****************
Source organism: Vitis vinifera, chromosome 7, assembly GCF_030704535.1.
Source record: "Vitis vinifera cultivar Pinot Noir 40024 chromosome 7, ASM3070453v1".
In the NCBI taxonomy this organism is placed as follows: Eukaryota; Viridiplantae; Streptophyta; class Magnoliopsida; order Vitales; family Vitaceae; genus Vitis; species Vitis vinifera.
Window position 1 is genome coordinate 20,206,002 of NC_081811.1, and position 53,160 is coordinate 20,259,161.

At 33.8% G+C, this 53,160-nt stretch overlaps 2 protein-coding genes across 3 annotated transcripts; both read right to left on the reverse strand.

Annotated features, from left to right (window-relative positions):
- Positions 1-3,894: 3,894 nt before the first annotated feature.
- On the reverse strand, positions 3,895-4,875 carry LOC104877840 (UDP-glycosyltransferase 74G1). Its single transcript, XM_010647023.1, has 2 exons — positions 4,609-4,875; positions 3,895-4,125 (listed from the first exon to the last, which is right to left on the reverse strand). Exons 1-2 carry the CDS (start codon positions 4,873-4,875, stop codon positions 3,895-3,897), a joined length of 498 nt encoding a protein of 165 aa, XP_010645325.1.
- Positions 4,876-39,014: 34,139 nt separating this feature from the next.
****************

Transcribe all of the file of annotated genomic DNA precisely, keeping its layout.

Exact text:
Source organism: Vitis vinifera, chromosome 7, assembly GCF_030704535.1.
Source record: "Vitis vinifera cultivar Pinot Noir 40024 chromosome 7, ASM3070453v1".
In the NCBI taxonomy this organism is placed as follows: Eukaryota; Viridiplantae; Streptophyta; class Magnoliopsida; order Vitales; family Vitaceae; genus Vitis; species Vitis vinifera.
Window position 1 is genome coordinate 20,206,002 of NC_081811.1, and position 53,160 is coordinate 20,259,161.

At 33.8% G+C, this 53,160-nt stretch overlaps 2 protein-coding genes across 3 annotated transcripts; both read right to left on the reverse strand.

Annotated features, from left to right (window-relative positions):
- Positions 1-3,894: 3,894 nt before the first annotated feature.
- On the reverse strand, positions 3,895-4,875 carry LOC104877840 (UDP-glycosyltransferase 74G1). Its single transcript, XM_010647023.1, has 2 exons — positions 4,609-4,875; positions 3,895-4,125 (listed from the first exon to the last, which is right to left on the reverse strand). Exons 1-2 carry the CDS (start codon positions 4,873-4,875, stop codon positions 3,895-3,897), a joined length of 498 nt encoding a protein of 165 aa, XP_010645325.1.
- Positions 4,876-39,014: 34,139 nt separating this feature from the next.